-How Solar Power Works
-Why Go Solar?
-Getting Started
-Solar Thermal Systems

How Solar Power Works
Solar electric systems, also known as photovoltaic (PV) systems, convert sunlight into electricity.

Solar cells—the basic building blocks of a PV system—consist of semiconductor materials. When sunlight is absorbed by these materials, the solar energy knocks electrons loose from their atoms. This phenomenon is called the “photoelectric effect.” These free electrons then travel into a circuit built into the solar cell to form electrical current. To see a simulation of the photoelectric effect, please view our Solar Power Basics animation. Only sunlight of certain wavelengths will work efficiently to create electricity. PV systems can still produce electricity on cloudy days, but not as much as on a sunny day.

The basic PV or solar cell typically produces only a small amount of power. To produce more power, solar cells (about 40) can be interconnected to form panels or modules. PV modules range in output from 10 to 300 watts. If more power is needed, several modules can be installed on a building or at ground-level in a rack to form a PV array.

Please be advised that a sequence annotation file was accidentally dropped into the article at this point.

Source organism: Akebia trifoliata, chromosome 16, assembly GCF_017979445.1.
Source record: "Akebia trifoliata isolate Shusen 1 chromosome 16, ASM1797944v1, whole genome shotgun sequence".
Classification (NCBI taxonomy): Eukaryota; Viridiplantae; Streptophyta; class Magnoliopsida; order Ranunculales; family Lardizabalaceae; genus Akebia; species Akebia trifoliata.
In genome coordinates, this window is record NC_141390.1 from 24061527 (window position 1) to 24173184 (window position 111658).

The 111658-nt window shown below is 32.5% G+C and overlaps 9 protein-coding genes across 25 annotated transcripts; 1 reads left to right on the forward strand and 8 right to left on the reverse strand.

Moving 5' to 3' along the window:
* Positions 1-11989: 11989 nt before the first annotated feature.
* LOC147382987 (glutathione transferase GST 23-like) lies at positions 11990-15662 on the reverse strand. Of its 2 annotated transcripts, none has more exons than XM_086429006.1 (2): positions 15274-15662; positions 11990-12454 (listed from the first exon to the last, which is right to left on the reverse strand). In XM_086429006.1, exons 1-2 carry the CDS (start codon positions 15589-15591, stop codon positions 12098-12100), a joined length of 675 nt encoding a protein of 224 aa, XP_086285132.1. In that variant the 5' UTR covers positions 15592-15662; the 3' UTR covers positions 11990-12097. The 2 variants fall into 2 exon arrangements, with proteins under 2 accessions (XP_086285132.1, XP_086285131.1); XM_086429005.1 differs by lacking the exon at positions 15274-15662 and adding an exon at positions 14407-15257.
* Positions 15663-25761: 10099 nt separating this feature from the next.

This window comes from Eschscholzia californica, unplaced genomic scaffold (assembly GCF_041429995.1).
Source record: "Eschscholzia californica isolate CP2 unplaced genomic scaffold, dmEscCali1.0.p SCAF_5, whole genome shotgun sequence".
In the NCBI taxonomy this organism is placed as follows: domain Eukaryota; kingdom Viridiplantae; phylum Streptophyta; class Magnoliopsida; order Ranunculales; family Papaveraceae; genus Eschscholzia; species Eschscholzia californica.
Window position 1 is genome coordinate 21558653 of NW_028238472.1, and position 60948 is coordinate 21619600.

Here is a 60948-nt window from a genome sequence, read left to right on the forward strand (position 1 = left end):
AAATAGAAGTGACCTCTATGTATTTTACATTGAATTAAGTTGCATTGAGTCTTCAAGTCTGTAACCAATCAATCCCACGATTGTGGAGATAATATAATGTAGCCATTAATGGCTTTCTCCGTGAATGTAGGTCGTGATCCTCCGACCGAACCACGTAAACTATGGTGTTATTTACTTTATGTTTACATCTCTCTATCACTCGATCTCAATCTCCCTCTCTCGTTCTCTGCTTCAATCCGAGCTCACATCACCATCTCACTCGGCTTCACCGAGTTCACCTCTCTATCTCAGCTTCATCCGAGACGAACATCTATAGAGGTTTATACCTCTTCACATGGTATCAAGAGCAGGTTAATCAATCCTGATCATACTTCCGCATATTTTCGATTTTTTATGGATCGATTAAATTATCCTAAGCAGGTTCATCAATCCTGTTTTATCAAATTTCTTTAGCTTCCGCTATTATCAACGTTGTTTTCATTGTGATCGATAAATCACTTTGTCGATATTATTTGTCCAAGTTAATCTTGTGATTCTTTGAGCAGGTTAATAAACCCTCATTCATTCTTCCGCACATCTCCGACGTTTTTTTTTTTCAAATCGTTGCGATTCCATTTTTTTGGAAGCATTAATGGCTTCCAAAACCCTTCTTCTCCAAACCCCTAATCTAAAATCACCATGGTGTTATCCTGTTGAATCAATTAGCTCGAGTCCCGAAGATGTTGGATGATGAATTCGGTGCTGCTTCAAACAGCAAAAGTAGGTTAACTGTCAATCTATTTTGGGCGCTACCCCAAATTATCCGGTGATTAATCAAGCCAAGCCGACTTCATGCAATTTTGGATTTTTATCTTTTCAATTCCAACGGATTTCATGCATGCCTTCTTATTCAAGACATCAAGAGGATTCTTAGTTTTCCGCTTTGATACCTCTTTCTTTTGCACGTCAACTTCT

PV arrays can be mounted at a fixed angle facing south, or they can be mounted on a tracking device that follows the sun, allowing them to capture the most sunlight over the course of a day.

Because of their modularity, PV systems can be designed to meet any electrical requirement, no matter how large or how small. You also can connect them to an electric distribution system (grid-connected), or they can stand alone (off-grid).

Source: U.S. Department of Energy

Why Go Solar?
1.    Cost of System—prices have dropped 30-40% during the past year.
2.    DC Rebate–$4,500/kw (see District Department of the Environment [DDOE] website for details)
 3.   Federal Tax Credit—30% of total cost
 4.   Sale of Solar Renewable Energy Credits (SRECs)
Not electricity but the green value of the power you produce. Sold through an aggregator or online exchange to Pepco to meet their requirements of having energy on the grid come from renewables.
 5.   Energy Savings-from Net Metering
The actual energy you produce reduces your Pepco bill on a 1:1 basis. You can roll over excess generation from month to month (like rollover minutes) but you do NOT get paid for excess generation (feed in tariff).